Another important influence in the remaking of oral history came from those with an interest in capturing the disappearing traditions of the countryside. In the 1950s the School of Scottish Studies at Edinburgh University and the Welsh Folk Museum established recording programmes. A common feature of these early ‘folk life’ collections was the recording of minority groups, such as Gaelic speakers. While Eric Cregeen proved an inspirational figure in Scotland, in England it was the work of George Ewart Evans that provided an important and lasting contribution. In addition to folklore studies, there were a number of initiatives that were interested in dialect and linguistic aspects of the spoken word, including the School of English at the University of Leeds and the Centre for English Cultural Tradition at Sheffield.
Parallels were often drawn in this work with oral tradition in other societies, especially in Africa. The products of these archives feature among the early issues of the Oral History journal (first produced in 1971). And oral history remains an important means of researching ‘tradition’, as exemplified by researchers such as Doc Rowe and Ruth Finnegan.
In the 1960s the newly emerging discipline of labour history was also finding value in oral sources. Information was difficult to find about the past domestic and working lives of the majority of the population. And there were large parts of British working class history that were simply absent from surviving documentary evidence. Although deeply frustrating for those who were researching beyond the reach of living memory, the realisation that written records were deficient proved an inspiration to record the recollections of older members of the ‘labouring classes’. Leading labour historians from this period who would leave their mark on oral history included Asa Briggs and John Saville (the first Chair of the Oral History Society).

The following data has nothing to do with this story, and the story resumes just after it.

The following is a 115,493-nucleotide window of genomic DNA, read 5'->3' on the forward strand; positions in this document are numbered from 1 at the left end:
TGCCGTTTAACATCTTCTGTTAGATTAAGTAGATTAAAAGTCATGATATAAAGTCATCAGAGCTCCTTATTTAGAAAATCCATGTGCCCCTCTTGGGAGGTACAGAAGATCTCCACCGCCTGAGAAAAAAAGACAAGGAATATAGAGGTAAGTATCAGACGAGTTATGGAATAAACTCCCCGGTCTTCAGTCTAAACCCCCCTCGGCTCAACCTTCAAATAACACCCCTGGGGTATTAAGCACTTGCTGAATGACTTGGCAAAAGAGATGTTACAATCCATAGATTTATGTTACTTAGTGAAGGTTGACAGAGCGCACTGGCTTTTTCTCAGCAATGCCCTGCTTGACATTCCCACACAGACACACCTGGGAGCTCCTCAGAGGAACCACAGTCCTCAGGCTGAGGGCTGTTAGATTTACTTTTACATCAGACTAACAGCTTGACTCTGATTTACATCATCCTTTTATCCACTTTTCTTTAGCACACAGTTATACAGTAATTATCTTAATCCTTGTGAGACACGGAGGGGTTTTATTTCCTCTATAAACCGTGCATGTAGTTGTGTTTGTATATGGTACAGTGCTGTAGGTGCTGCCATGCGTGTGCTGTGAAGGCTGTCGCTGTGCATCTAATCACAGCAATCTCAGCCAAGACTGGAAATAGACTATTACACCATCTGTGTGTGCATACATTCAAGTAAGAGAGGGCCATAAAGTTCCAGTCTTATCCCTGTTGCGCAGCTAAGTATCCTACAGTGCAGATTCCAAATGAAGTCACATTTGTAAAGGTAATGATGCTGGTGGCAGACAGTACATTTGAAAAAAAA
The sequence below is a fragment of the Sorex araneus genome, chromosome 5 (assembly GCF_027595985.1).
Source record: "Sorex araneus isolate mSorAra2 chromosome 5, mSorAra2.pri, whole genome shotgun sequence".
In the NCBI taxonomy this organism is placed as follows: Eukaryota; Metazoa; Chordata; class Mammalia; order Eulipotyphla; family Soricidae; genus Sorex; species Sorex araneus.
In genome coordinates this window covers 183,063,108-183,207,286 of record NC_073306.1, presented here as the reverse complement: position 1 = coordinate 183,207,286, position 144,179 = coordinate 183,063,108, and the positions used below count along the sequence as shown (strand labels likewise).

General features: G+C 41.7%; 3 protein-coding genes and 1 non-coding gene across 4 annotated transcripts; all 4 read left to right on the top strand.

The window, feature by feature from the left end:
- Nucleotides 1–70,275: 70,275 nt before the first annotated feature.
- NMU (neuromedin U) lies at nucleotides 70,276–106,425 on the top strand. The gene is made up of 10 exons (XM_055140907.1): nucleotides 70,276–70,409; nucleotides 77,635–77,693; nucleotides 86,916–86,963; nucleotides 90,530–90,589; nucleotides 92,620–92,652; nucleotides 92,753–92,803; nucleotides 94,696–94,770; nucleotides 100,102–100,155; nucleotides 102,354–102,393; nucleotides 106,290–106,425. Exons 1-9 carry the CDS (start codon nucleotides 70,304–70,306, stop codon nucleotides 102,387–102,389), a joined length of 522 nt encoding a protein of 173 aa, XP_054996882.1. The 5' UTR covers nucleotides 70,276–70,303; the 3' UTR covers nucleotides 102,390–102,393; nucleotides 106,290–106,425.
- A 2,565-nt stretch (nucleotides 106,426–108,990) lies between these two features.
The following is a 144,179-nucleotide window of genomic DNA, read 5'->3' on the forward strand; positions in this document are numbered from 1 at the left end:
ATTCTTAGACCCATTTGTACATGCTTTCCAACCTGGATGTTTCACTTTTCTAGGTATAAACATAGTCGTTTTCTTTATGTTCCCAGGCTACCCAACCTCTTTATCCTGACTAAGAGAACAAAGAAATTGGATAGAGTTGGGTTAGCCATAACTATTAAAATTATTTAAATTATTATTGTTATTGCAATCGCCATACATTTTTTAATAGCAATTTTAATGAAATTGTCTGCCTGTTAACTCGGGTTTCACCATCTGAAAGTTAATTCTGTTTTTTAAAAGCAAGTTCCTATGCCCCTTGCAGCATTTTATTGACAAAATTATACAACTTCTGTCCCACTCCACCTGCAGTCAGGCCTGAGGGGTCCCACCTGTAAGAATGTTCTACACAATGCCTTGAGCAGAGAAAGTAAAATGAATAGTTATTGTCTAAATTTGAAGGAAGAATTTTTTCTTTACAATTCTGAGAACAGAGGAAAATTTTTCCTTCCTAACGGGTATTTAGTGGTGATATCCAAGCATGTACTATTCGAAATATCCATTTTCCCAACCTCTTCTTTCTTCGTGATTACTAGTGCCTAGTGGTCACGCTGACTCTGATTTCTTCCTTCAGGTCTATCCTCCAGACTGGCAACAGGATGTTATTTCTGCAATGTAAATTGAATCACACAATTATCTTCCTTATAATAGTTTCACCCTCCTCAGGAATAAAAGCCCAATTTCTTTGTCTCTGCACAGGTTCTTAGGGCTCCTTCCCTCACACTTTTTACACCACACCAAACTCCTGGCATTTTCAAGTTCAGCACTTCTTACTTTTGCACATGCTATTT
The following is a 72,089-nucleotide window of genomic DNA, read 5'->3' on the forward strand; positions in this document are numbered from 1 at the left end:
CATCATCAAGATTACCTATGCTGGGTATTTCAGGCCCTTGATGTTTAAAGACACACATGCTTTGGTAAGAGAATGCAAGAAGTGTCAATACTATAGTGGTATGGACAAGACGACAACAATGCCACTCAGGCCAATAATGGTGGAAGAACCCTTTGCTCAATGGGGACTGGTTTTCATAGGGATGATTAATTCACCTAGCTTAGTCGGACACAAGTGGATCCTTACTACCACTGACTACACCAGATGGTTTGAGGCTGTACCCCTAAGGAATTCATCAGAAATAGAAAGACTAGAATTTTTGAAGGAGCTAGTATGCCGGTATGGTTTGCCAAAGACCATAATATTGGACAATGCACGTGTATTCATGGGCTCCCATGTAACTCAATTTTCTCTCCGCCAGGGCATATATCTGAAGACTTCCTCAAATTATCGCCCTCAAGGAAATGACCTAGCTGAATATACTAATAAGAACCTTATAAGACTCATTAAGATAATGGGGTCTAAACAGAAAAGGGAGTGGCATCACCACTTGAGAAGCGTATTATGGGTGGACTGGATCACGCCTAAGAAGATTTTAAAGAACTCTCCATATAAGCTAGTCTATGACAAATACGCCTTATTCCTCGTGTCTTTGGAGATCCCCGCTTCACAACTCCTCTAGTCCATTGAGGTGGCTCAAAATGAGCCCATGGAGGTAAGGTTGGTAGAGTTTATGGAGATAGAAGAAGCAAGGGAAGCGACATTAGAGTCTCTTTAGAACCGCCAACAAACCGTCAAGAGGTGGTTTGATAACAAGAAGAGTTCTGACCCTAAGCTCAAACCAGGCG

As well as labour historians and collectors of oral tradition, the development of the ‘new’ oral history in the late 1960s was attracting a range of diverse interests. Social scientists, archivists and broadcasters, as well as museum and library staff, were becoming interested in the potential uses of oral history. This diversity was reflected in the development of the Oral History Society in the early 1970s.
Within 20 years a growing number of practitioners were helping to develop a new range of topics that would include histories of art, science, land rights, business and even garden design. Influenced by developments in women’s history, especially in the 1970s and 1980s, oral historians in Britain also began to explore the historical construction of identities. So, by the 1990s oral historians were engaged in black and ethnic minority histories, lesbian, gay, bisexual and transgender histories and the history of medicine.
The Oral History Society, through its activities, continues to involve a wide spectrum of individuals. While this has resulted at points in tensions between academic and community oral historians, the Society maintains a commitment to inclusiveness and a rejection of a narrow professionalisation. Above all else the Society also continues to encourage people to engage in making histories through the use of oral history.
Graham Smith (reprinted from The making of oral history, Making History, Institute of Historical Research).